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Latest Issue
Apr 2017

Closing a Gap

When it comes to health care, the differences are stark between the resources available in the developed world and those available in the less-wealthy regions of the globe. According to the World Bank, for example, in 2014 Switzerland spent the equivalent of $9,674 per capita on health care (nearly $300 more than in the U.S.), China $420, Zimbabwe $58 and Madagascar just $14.

Among other things, the lack of money in low-resource regions means that thousands upon thousands of people die simply because they don’t have access to medical tests that could make life-saving diagnoses. In “Point-of-Care Photonics Deliver Vital Care in Developing Regions,” (read article), we look at some of the initiatives by photonics researchers and businesses to address this problem through the creation of portable optical imaging devices.

The task isn’t easy. Point-of-care diagnostic systems for low-resource settings have to be inexpensive, reliable, tough and easy-to-use by front-line health workers — all while delivering high-quality, real-time diagnostic imaging. Many of the systems rely on common consumer electronics. The portable colposcope put out by Israel’s MobileODT uses a cellphone camera, which is attached to an advanced lens. The Autoscope developed for detection of malaria by Seattle-based research and development group Global Good marries microscopy with a laptop computer. But whatever the combination of technological and photonic advances these devices represent, the goal is the same: Create viable alternatives to the trained pathologists who are in painfully short supply in the poorer regions of the world.

Elsewhere in this issue: • “Probing Cancer by Exploiting Spontaneous and Stimulated Raman Scattering” examines a hybrid system that can uncover the hidden signatures in cancer cells or tissues. The article by Chien-Sheng Liao of the Weldon School of Biomedical Engineering at Purdue University and Ji-Xin Cheng of Purdue and the Photonics Center at Boston University (read article).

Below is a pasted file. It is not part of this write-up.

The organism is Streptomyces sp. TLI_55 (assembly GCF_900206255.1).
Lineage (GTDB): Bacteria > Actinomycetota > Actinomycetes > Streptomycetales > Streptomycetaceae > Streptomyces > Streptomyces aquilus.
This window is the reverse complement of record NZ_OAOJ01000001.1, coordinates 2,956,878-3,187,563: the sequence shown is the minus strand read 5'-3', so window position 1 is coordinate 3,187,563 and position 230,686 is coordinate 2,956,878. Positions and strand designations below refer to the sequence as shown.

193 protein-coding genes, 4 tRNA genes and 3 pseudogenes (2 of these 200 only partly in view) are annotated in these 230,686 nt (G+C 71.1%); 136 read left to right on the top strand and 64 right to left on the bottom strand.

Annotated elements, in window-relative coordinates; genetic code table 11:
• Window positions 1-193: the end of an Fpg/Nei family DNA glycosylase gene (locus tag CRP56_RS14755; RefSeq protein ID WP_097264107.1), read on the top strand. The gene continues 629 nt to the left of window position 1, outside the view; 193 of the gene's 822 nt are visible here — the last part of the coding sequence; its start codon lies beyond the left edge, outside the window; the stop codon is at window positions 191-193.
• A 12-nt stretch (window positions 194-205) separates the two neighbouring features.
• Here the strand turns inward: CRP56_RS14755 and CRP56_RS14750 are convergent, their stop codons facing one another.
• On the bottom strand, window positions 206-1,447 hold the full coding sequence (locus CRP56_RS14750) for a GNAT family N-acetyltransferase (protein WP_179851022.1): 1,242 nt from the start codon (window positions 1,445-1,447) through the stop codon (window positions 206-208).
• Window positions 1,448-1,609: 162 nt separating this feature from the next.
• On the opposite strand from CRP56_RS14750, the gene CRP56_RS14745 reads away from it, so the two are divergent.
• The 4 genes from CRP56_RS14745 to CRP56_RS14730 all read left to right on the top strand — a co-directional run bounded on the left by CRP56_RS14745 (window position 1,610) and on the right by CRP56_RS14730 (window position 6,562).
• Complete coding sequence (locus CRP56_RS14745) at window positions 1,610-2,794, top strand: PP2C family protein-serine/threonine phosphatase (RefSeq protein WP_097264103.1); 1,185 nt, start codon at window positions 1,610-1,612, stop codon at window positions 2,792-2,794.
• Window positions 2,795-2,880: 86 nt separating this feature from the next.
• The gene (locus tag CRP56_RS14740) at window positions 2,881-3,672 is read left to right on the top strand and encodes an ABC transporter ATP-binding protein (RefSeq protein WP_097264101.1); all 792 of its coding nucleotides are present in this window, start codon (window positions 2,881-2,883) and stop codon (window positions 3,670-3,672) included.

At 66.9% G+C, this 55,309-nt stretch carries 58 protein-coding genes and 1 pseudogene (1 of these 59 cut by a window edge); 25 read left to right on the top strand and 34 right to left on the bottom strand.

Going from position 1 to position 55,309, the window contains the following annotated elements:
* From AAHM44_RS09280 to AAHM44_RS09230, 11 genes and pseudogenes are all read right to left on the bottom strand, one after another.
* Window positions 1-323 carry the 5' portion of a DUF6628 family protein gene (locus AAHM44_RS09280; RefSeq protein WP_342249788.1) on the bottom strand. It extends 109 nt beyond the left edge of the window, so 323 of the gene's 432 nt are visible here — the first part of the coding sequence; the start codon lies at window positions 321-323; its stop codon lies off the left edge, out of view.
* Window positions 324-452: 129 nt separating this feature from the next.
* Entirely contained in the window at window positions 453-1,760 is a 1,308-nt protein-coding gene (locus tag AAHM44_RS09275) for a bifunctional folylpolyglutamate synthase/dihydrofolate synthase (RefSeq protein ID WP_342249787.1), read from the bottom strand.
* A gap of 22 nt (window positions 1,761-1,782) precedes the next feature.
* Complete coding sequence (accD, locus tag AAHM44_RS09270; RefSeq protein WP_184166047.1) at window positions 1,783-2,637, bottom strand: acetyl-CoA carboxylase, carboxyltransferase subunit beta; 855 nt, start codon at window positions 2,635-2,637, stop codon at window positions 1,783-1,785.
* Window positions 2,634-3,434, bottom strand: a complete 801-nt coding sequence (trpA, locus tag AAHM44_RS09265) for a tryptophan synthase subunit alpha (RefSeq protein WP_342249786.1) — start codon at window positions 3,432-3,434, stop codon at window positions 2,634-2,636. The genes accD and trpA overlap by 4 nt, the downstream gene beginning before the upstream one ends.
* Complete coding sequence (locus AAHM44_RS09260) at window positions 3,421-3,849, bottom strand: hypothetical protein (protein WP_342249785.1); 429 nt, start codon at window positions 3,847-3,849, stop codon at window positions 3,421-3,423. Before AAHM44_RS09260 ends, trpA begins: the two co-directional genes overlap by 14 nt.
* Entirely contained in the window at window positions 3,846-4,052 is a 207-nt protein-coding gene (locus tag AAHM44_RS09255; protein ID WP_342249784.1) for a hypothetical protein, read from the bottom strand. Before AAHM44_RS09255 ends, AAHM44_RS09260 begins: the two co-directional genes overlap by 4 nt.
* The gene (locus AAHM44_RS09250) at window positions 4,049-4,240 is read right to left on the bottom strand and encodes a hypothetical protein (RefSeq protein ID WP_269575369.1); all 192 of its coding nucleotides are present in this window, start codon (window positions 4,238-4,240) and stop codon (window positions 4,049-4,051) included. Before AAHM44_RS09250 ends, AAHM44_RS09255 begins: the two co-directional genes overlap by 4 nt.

• Contributing editor Marie Freebody surveys some of the recent advances in surgical microscopes that have led to heightened resolution, integration of patient data and more exact surgical targeting. “Advances in Surgical Microscopes Pave the Way to Improved Outcomes” (read article).

• Coherent Inc.’s Darryl McCoy and Marco Arrigoni write about advances in optogenetics using femtosecond lasers that hold promise for neuroscientific research. “In Optogenetics, Femtosecond Lasers Blaze New Paths” (read article).

• This month’s Biopinion column, on the facing page, addresses obstacles of market realization facing many innovations. “Multiple factors shape market for innovations” is written by Dr. Iñaki Gutiérrez-Ibarluzea of EuroScan and Osteba, Basque Office for Health Technology Assessment, Ministry for Health, the Basque Government.

Enjoy the issue.
Karen Newman Group Publisher Karen Newman has had a career in business-to-business and association publishing, much of it spent covering technical, scientific and life sciences subjects.
Mike Wheeler Michael D. Wheeler is managing editor of Photonics Spectra and EuroPhotonics. In addition, he is responsible for the editorial direction of BioPhotonics and Industrial Photonics.
Justine Murphy Senior Editor Justine Murphy is a multiple award-winning journalist who brings more than 15 years of experience to her role at Photonics Media.
Marcia Stamell Associate Managing Editor Marcia Stamell has worked for general interest newspapers, the business press and national magazines as a writer and editor.
Hank Hogan Contributing editor Hank Hogan holds a Bachelor of Science degree in physics from the University of Texas at Austin. Hogan worked in the semiconductor industry and now writes about science and technology.
Marie Freebody Contributing editor Marie Freebody is a free-lance science and technology journalist with a master’s degree in physics and a concentration in nuclear astrophysics from the University of Surrey in England.
Valerie Coffey Science writer Valerie C. Coffey holds a bachelor’s degree in physics and a master’s in astronomy. She has covered optics, photonics, physics and astronomy for a variety of industry and academic publications since 2000.
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